Chemical storage buildings manufactured by U.S. Chemical Storage are designed to get your operation compliant. Contact one of our technical sales engineers to learn how we can find the best solution for your compliance needs. You will also want to learn more about specific chemical storage requirements in your specific area by contacting your local “Authority Having Jurisdiction” (AHJ) who could be a local fire marshal, a municipal code official, or a city environmental department.
What size building do I need?
Building size is determined by the amount of hazardous material you are planning to store, the need for occupancy or inspection around these materials, and must take into consideration the most efficient way of moving these materials into and out of your chemical storage building.
What is chemical storage?
It is storage designed and manufactured specifically for housing flammable, combustible or corrosive chemicals, hazardous materials (also known as ‘hazmat’), and hazardous waste. For more information, visit the Environmental Protection Agencies’ website at the following links:
- EPA’s Hazardous Waste Identification, Characterization and Delisting Information
- EPA’s Hazardous U.S. Chemical Storage Reporting Requirements
Why is there a need for chemical storage buildings?
Chemical storage buildings are designed to store hazmat in safe, segregated, and secure areas, and to prevent or contain chemical fires or explosions, or to contain chemicals from leaking out into the environment in the event of a spill. The need is largely code-driven based on the chemical or materials being stored and the proximity to people, property, or the environment. A fire code inspector, an “Authority Having Jurisdiction” (AHJ), or Insurance Inspector could be any of the people that require the use of one of our buildings and will know the code requirements in your specific location.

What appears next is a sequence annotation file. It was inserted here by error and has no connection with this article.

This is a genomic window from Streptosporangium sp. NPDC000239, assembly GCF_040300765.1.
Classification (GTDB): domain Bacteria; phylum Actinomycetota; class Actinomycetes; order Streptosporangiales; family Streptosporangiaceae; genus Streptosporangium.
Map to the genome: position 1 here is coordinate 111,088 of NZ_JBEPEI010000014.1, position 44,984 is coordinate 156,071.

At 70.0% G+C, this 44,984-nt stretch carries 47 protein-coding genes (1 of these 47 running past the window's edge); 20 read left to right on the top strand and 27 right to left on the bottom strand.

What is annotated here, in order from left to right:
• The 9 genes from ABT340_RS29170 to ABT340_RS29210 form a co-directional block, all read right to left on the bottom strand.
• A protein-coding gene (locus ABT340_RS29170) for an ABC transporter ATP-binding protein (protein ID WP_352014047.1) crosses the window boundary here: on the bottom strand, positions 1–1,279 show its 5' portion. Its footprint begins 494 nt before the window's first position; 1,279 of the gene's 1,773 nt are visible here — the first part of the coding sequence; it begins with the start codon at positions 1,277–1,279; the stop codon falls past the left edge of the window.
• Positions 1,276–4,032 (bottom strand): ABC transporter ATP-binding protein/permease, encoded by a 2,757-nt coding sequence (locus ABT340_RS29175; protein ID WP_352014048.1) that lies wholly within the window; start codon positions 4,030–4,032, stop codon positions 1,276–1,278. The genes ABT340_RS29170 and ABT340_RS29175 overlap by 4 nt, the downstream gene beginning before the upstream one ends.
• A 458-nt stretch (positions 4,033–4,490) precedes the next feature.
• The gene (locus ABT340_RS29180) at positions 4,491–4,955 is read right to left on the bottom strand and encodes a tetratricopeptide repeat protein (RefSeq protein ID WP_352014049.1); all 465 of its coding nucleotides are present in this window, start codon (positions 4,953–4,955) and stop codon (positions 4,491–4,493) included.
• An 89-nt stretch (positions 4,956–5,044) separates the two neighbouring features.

Do I need a fire-rated building?
First consult the Safety Data Sheet (SDS) to determine the type of chemical you’re storing and any storage requirements listed. There are two main classifications of buildings to consider: fire-rated and non-fire-rated steel buildings. There are three main questions you should answer before engineering or design can begin on your building: what is to be stored, how much of it is being stored, and where is the location it will be stored? You will also need to consult with your local “Authority Having Jurisdiction” (AHJ) or local code expert to determine your area’s specific storage building requirements. Our team at U.S. Chemical Storage has a wealth of knowledge, experience, and resources to help analyze your storage needs, but the final approval is made by the local AHJ, so you will need to ultimately ask them about your requirements early in the planning process.
Explosive Storage FAQs
What type of storage is used for blasting agents?The term “blasting agents” refers to products used for the mining industry or the Department of Transportation’s blasting for highways. This type should utilize Type 2 indoor or Type 2 outdoor models and Type 3 day boxes during transport.